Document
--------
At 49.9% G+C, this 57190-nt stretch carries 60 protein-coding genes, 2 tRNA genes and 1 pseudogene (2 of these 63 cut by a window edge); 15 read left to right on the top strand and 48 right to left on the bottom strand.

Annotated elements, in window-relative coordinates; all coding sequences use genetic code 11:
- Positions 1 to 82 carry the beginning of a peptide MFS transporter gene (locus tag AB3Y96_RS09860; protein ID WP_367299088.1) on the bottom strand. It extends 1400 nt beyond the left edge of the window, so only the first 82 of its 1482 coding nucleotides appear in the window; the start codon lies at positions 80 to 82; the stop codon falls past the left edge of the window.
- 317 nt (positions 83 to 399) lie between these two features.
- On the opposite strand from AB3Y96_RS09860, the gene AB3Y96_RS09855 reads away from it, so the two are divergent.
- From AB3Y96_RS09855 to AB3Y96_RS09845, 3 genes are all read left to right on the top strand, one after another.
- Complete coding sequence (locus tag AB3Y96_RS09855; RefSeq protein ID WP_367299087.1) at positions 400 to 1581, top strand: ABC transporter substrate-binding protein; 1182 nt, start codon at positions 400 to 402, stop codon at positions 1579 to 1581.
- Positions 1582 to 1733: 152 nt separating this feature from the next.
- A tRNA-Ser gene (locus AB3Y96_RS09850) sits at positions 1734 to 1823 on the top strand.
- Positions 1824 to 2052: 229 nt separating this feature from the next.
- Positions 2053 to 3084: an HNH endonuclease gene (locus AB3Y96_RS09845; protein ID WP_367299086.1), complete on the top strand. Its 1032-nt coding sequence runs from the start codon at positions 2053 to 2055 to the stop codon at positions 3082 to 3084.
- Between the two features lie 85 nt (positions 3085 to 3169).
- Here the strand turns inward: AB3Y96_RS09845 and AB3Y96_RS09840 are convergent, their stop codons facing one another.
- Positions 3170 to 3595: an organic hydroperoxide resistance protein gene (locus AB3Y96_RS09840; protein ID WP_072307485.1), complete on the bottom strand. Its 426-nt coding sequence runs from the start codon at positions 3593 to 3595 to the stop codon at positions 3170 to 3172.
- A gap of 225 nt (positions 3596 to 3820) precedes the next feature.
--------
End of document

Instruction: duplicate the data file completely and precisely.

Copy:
At 49.9% G+C, this 57190-nt stretch carries 60 protein-coding genes, 2 tRNA genes and 1 pseudogene (2 of these 63 cut by a window edge); 15 read left to right on the top strand and 48 right to left on the bottom strand.

Annotated elements, in window-relative coordinates; all coding sequences use genetic code 11:
- Positions 1 to 82 carry the beginning of a peptide MFS transporter gene (locus tag AB3Y96_RS09860; protein ID WP_367299088.1) on the bottom strand. It extends 1400 nt beyond the left edge of the window, so only the first 82 of its 1482 coding nucleotides appear in the window; the start codon lies at positions 80 to 82; the stop codon falls past the left edge of the window.
- 317 nt (positions 83 to 399) lie between these two features.
- On the opposite strand from AB3Y96_RS09860, the gene AB3Y96_RS09855 reads away from it, so the two are divergent.
- From AB3Y96_RS09855 to AB3Y96_RS09845, 3 genes are all read left to right on the top strand, one after another.
- Complete coding sequence (locus tag AB3Y96_RS09855; RefSeq protein ID WP_367299087.1) at positions 400 to 1581, top strand: ABC transporter substrate-binding protein; 1182 nt, start codon at positions 400 to 402, stop codon at positions 1579 to 1581.
- Positions 1582 to 1733: 152 nt separating this feature from the next.
- A tRNA-Ser gene (locus AB3Y96_RS09850) sits at positions 1734 to 1823 on the top strand.
- Positions 1824 to 2052: 229 nt separating this feature from the next.
- Positions 2053 to 3084: an HNH endonuclease gene (locus AB3Y96_RS09845; protein ID WP_367299086.1), complete on the top strand. Its 1032-nt coding sequence runs from the start codon at positions 2053 to 2055 to the stop codon at positions 3082 to 3084.
- Between the two features lie 85 nt (positions 3085 to 3169).
- Here the strand turns inward: AB3Y96_RS09845 and AB3Y96_RS09840 are convergent, their stop codons facing one another.
- Positions 3170 to 3595: an organic hydroperoxide resistance protein gene (locus AB3Y96_RS09840; protein ID WP_072307485.1), complete on the bottom strand. Its 426-nt coding sequence runs from the start codon at positions 3593 to 3595 to the stop codon at positions 3170 to 3172.
- A gap of 225 nt (positions 3596 to 3820) precedes the next feature.